Hunmanby Circular Walk10 miles (16.1 km)This route around Hunmanby makes use of the Wolds Way and Centenary Way to create a fine circular walk. You'll enjoy some splendid coastal scenery around Filey and lovely Yorkshire Wolds countryside for the duration of the walk. The route runs for about 10 miles on reasonably flat paths, with some moderate climbs around Folkton Wold.
The walk starts from the large village of Hunmanby, in the Scarboroughdistrict ofNorth Yorkshire. The route begins by following the Centenary Way north east, through the countryside, to Filey. You then head north along Filey Bay with the option of continuing to the popular Filey Brigg Country Park. Here you will find a long narrow peninsula with steep cliffs and lovely coastal views.
After exploring the coast you then pick up the Wolds Way National Trail to take you west through the town and back into the countryside. The trail leads south west through the village of Muston, before climbing towards Deedle Hill and Folkton Wold. There's some splendid views over the beautiful Wolds countryside from the high points.
You then descend through Stocking Dale where you turn left to pick up the Centenary Way again. This will lead you back into Hunmanby where the walk finishes.
Dedham to Flatford Walk4 miles (7 km)This circular walk takes you from the village of Dedham to the site of Constable's most famous painting at Flatford Mill. It's about a 1.5 mile walk to the site but this circular walk continues into the countryside to the south of Flatford before returning to Dedham. There's wonderful scenery with a lovely riverside stretch along the Stour and fine views of the Dedham Vale AONB throughout. The route will suit most abilities as it takes place on a series of fairly flat footpaths.
Start the walk from the car park in Dedham and head north past Dedham Mill to Dedham Bridge on the River Stour. Here you pick up the Stour Valley Path and follow it east to Flatford Mill. The site includes a series of nice waterside footpaths which you can follow to Willy Lott's Cottage, the location for the painting 'The Hay Wain'. There's also a Grade I listed watermill which dates from the 18th century.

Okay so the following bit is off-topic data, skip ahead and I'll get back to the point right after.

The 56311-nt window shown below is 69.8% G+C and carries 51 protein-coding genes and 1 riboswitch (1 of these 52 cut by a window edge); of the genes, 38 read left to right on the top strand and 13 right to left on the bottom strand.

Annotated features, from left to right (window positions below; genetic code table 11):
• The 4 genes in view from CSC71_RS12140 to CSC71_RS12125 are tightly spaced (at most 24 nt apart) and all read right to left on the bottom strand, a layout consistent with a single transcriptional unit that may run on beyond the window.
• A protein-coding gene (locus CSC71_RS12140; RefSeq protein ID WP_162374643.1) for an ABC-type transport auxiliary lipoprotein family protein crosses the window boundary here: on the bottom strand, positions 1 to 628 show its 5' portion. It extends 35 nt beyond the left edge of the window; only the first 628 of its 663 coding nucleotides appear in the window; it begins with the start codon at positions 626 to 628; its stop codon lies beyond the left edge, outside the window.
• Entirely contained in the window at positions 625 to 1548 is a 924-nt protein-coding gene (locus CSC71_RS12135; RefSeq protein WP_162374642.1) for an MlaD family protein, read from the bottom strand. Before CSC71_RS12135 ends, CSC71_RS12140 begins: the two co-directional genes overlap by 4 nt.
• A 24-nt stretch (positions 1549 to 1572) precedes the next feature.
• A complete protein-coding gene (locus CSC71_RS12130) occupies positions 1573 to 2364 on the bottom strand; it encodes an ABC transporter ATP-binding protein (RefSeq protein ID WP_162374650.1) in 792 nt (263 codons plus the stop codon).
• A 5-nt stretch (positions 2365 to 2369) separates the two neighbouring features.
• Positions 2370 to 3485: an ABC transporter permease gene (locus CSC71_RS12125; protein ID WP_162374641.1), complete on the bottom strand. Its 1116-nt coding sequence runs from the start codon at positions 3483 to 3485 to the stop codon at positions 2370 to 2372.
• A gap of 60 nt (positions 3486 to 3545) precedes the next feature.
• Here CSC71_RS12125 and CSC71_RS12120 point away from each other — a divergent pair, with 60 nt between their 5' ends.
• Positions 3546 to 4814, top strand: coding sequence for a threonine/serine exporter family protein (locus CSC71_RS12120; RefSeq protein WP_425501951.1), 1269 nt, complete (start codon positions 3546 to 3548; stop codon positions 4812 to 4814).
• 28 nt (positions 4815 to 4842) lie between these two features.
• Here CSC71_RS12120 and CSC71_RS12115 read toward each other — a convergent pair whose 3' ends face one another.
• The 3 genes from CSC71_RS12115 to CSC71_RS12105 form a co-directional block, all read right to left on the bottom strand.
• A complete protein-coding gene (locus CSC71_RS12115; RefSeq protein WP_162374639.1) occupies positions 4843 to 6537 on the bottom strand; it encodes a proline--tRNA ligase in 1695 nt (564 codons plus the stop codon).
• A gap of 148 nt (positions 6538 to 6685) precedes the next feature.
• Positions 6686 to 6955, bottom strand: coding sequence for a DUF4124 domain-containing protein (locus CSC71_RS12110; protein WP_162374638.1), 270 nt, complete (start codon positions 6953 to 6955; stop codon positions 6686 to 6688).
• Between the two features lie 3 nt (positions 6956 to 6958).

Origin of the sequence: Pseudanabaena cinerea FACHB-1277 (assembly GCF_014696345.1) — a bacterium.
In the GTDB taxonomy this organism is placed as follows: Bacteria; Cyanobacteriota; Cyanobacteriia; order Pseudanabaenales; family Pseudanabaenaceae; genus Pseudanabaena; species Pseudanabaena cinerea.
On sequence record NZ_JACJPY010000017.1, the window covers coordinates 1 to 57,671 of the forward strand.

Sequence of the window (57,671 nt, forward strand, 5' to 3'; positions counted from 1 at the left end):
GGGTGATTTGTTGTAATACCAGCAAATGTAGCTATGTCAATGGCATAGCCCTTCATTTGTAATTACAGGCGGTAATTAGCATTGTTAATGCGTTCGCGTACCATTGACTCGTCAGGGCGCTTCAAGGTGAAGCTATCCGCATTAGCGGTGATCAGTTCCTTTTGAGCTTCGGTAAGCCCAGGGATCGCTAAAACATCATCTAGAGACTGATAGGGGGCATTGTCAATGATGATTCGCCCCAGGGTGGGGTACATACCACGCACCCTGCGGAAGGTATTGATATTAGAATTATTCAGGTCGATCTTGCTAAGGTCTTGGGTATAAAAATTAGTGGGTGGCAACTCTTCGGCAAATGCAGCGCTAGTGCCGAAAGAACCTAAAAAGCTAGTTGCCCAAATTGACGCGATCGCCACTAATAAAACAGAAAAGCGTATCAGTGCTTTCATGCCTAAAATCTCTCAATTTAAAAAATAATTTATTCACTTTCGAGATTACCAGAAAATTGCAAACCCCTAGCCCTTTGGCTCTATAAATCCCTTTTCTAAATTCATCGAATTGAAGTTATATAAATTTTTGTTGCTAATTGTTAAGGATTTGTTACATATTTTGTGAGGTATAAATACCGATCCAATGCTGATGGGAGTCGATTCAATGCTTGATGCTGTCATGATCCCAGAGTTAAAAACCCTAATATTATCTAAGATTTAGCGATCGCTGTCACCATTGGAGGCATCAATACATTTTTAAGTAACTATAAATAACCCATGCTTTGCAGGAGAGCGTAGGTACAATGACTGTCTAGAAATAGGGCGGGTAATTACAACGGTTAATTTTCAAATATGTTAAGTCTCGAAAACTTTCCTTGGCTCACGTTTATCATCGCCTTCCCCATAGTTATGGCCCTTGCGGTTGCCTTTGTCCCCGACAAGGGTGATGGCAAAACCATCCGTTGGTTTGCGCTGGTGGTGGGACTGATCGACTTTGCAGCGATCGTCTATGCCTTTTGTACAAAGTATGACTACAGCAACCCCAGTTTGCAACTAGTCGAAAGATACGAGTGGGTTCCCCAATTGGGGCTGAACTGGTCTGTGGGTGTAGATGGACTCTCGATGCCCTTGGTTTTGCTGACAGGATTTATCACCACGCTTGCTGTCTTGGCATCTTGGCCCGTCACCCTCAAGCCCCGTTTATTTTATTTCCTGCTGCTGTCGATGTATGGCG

After exploring the site you head south, crossing Dedham Old River before coming to Lower Barn Farm. Here you turn west to follow countryside trails back to Dedham.
Lavenham Circular Walk5 miles (8 km)This circular walk explores the lovely countryside surrounding the Suffolk village of Lavenham. The route runs for about 5 miles, exploring the countryside to the east of Lavenham before visiting the nearby village of Brent Eleigh. It's a fairly flat route with a couple of short climbs, so suitable for most abilities.
Start the walk from the car park at the southern end of the village and follow the footpath north east. You'll pass some of the wonderful half-timbered medieval cottages that the village is famous for. The route then picks up the Clay Lane track to head east past Clay Hill to Spragg's Wood. You then turn south along Hall Lane, leading you into Brent Eleigh. The village has a noteworthy church which dates from the 13th-century and includes a number of 14th century paintings. It's also a good place to stop for refreshments at what is roughly the half way point of the walk. The Cock Inn does a good selection of meals and has a nice outdoor seating area as well.
The route leaves the village, heading south east along Cock Lane. A public footpath then leads west to Bear's Lane Farm where you pick up a country lane to take you back into Lavenham.